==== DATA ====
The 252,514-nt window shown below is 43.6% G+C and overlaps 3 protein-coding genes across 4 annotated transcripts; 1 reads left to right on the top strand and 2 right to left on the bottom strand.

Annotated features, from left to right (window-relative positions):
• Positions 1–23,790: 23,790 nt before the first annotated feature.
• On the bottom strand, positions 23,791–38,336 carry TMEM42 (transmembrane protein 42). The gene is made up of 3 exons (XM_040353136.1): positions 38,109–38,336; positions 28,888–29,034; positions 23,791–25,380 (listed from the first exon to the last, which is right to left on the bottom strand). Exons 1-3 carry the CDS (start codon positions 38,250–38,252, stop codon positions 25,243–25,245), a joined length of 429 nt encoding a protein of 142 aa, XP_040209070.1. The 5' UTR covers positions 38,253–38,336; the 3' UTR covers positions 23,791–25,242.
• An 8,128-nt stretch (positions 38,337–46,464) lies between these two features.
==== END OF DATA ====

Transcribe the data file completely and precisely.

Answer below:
The 252,514-nt window shown below is 43.6% G+C and overlaps 3 protein-coding genes across 4 annotated transcripts; 1 reads left to right on the top strand and 2 right to left on the bottom strand.

Annotated features, from left to right (window-relative positions):
• Positions 1–23,790: 23,790 nt before the first annotated feature.
• On the bottom strand, positions 23,791–38,336 carry TMEM42 (transmembrane protein 42). The gene is made up of 3 exons (XM_040353136.1): positions 38,109–38,336; positions 28,888–29,034; positions 23,791–25,380 (listed from the first exon to the last, which is right to left on the bottom strand). Exons 1-3 carry the CDS (start codon positions 38,250–38,252, stop codon positions 25,243–25,245), a joined length of 429 nt encoding a protein of 142 aa, XP_040209070.1. The 5' UTR covers positions 38,253–38,336; the 3' UTR covers positions 23,791–25,242.
• An 8,128-nt stretch (positions 38,337–46,464) lies between these two features.